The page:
The European Commission is working on a new proposal for its 2021-2027 multiannual budget, which is to be paired with a recovery plan aimed at helping the EU come out of the looming recession set in motion by the coronavirus pandemic.
Here, we gather the latest news and reactions to how the EU is planning to fund its research and innovation programmes during the difficult period ahead.
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Swiss voters have voted to keep their free movement of people agreement with the EU, clearing the way for the country to settle a new trade relationship with Brussels.
In a referendum on Sunday, 61.71 percent of voters rejected a proposal to limit migration from EU countries. Scientists were among the strongest opponents of the referendum, which they said risked a deepening of the economic pain caused by the COVID-19 pandemic, and a loss of access to EU research programmes.
“We can’t do experiments in a crisis,” said Petra Studer, coordinator of Netzwerk Future, a body representing higher education, research and innovation organisations at the Swiss Parliament.
She said that Swiss voters already suffering in the pandemic had seen the huge uncertainty caused by Brexit, and “didn’t want to go down the same route”.
Swiss politicians will now try put relations with Brussels on a new footing. Like the UK, Switzerland is in its own difficult negotiation with the EU, being asked to endorse a new treaty that would require it to routinely adopt single market rules.
The EU views this as merely updating and simplifying the Swiss arrangement, which spans a complex web of more than 120 bilateral deals. But the new treaty also includes demands that the Swiss soften rules protecting wages, the highest in Europe, from cross-border competition by EU workers on temporary assignments.
As part of this new trade relationship, Swiss politicians will hope that the vote result strengthens their hand in negotiating access to the EU’s next research programme, Horizon Europe. So far, Brussels has been playing hardball with the Swiss, threatening to block the country from accessing the full programme, which starts next year.
The European Innovation Council (EIC) and European Institute of Innovation and Technology’s three knowledge and innovation communities (KICs) today signed an agreement to join efforts in nurturing Europe’s innovation ecosystem.
“We intend to design and implement together a fully-fledged, open systemic and structural cooperation between the EIC and the first wave EIT KICs both operationally and financially,” said Jean-David Malo, the director of the EIC.
EU research commissioner called the agreement between the EU’s two innovation agencies “a steppingstone in creating the European Innovation Area”.
A working group made up of representatives of both agencies is currently working on finding ways how they could best collaborate. Speaking at an EU Research and Innovation Days session on Tuesday, EIC board member Marja Makarov said potential measures include giving EIT supported start-ups easier access to EIC Accelerator grants.
While only three KICs, Climate, Digital and Innovative Energy, signed the agreement today, collaborations between the EIC and the EIT's five other KICs will be launched in the future.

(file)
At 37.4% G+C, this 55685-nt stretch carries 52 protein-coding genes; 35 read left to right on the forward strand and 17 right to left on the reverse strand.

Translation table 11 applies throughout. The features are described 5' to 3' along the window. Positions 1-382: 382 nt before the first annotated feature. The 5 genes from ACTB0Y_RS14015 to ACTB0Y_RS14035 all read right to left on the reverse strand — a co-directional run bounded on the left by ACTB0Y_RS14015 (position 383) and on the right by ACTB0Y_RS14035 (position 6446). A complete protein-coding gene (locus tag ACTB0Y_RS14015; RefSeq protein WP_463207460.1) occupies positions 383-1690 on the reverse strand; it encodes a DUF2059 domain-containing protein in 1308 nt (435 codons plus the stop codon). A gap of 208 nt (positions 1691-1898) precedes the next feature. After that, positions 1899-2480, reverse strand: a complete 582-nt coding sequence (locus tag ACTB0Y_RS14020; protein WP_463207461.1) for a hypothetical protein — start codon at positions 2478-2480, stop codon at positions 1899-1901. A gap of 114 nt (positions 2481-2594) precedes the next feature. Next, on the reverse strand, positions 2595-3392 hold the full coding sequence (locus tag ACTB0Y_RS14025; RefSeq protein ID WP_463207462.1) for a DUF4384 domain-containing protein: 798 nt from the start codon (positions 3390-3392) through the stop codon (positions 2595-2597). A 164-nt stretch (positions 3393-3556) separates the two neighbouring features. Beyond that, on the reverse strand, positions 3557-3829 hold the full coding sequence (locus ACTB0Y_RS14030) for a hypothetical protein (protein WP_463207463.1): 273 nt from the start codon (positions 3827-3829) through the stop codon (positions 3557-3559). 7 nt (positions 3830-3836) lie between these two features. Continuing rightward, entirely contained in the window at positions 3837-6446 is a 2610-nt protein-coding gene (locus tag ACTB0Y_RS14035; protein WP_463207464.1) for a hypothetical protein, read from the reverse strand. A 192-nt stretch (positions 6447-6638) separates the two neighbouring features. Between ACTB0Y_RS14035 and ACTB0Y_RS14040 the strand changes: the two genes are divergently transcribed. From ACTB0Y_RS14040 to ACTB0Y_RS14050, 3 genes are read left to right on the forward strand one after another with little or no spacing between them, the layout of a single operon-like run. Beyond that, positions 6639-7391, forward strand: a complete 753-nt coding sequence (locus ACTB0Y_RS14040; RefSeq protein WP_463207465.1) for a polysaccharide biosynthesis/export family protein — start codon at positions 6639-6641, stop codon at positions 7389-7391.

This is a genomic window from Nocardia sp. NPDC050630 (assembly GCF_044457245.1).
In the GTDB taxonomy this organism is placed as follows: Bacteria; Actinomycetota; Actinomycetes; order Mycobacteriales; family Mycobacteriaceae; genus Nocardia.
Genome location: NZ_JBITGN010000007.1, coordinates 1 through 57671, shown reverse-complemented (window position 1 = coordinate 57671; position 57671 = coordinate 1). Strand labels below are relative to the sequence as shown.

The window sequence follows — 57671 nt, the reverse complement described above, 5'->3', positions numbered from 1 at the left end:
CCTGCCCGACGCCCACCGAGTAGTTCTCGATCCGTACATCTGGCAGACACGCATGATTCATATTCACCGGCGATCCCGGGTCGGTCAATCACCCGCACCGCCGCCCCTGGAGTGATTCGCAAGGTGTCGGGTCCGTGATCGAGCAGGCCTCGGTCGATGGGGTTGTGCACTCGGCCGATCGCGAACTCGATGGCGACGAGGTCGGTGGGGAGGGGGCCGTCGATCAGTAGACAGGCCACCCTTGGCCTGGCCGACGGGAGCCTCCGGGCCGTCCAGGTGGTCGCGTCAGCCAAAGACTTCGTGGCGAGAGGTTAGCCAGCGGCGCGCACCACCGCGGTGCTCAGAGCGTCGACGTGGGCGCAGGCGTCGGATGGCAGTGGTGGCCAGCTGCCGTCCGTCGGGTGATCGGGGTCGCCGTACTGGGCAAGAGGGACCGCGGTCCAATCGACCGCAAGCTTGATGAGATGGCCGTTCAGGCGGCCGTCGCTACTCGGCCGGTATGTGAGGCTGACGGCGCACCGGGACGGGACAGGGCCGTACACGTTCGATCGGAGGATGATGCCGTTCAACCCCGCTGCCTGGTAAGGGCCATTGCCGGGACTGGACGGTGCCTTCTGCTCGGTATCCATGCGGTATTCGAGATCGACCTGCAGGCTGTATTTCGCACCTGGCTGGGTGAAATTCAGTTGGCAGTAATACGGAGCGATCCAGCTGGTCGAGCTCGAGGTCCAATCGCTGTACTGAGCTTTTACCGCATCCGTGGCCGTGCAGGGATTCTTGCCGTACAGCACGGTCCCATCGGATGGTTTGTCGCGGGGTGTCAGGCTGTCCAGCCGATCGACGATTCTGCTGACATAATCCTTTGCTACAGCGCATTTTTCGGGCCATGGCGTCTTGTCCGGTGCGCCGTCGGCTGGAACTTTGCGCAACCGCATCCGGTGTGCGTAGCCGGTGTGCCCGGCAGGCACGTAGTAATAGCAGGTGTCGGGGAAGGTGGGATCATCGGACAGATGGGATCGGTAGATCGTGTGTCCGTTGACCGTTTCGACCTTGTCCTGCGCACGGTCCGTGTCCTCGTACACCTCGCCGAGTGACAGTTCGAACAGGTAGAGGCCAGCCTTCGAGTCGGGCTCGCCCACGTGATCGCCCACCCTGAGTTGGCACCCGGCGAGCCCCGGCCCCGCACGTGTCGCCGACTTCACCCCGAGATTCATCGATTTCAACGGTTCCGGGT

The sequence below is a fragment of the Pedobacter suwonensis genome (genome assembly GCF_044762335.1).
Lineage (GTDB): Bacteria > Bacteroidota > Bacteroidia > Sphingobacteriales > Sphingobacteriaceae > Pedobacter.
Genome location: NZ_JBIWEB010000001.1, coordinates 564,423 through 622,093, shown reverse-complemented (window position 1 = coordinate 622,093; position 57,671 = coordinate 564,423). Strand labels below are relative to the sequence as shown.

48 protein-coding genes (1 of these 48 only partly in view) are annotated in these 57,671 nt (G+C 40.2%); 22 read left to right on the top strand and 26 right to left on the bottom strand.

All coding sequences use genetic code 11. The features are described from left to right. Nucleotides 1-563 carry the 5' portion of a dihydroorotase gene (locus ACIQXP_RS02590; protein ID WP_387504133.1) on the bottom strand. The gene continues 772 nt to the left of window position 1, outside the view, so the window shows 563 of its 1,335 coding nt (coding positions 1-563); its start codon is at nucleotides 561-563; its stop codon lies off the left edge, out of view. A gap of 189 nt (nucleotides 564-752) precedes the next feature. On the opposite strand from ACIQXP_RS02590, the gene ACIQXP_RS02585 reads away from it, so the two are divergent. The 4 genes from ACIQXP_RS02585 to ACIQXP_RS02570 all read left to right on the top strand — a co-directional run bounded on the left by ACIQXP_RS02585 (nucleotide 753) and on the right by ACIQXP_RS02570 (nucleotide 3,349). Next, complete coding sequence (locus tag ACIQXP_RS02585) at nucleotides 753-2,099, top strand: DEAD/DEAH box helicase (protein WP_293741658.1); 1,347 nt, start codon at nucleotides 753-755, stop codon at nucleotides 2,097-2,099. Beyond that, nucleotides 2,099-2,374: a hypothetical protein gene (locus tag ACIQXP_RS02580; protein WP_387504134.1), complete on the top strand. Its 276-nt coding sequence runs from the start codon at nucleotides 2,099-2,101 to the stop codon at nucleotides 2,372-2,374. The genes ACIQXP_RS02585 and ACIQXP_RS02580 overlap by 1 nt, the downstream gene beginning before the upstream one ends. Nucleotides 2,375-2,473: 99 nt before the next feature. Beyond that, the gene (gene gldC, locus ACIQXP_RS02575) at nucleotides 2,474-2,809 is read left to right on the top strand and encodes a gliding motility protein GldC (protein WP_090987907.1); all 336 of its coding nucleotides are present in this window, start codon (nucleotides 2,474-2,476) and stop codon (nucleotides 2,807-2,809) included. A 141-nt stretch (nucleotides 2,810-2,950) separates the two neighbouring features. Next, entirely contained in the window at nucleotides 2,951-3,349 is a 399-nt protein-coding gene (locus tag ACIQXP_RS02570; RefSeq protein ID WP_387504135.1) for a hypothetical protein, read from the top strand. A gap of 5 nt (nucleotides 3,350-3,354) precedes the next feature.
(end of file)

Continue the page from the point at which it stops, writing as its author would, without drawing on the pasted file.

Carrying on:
The European Innovation Council (EIC) today awarded five innovation projects €1 million each for developing affordable high-tech solutions for humanitarian aid.
The projects provide community-wide alerts for fires in shelters, help remotely monitor water tankers to improve the effectiveness of alternative water supplies, provide refugees with cheap recyclable solar lamps, offer prostetics and orthotic devices produced with 3D printers, and deploy drones to improve efficiency and safety when clearing mines.
The Belgian city of Leuven is the European Capital of Innovation 2020 and will receive a €1 million cash prize recognising its achievements, the commission announced at this year’s EU Research and Innovation Days.
Leuven is awarded for nurturing excellent innovation concepts and creating a governance model enabling ideas to come to life. To learn more about Leuven’s model for cultivating innovation, read our report.
Start-ups that received funding from the European Investment Council (EIC) have so far raised €5.3 billion in funding from follow-up private investments, according to a new report on the EIC's impact on the EU’s innovation ecosystem.
The EIC pilot was launched in 2017 with a budget of €1.3 billion dedicated to investing in European deeptech start-ups. The EIC provides both grants and equity investments to promising SMEs, the latter of which de-risk investments in promising start-ups, allowing private investors to step in at a lesser risk.
The report also found that the EIC made progress in supporting female innovators and advancing the EU’s sustainable development goals, with over 90 per cent of companies contributing to green growth.
Starting from 2021, the EIC will run as a separate EU agency with the help of programme managers who will manage project portfolios in different fields. Two new programme managers will join the EIC on 1 October: Antonio Pantaleo will focus on bioenergy projects and Francesco Matteucci will manage the portfolio for green energy.
The 10,000 grantees of the EU’s fundamental research funding agency, the European Research Council (ERC), will come together in an association set to be launched by the end of this year, its founders announced today at the EU Research and Innovation Days meeting.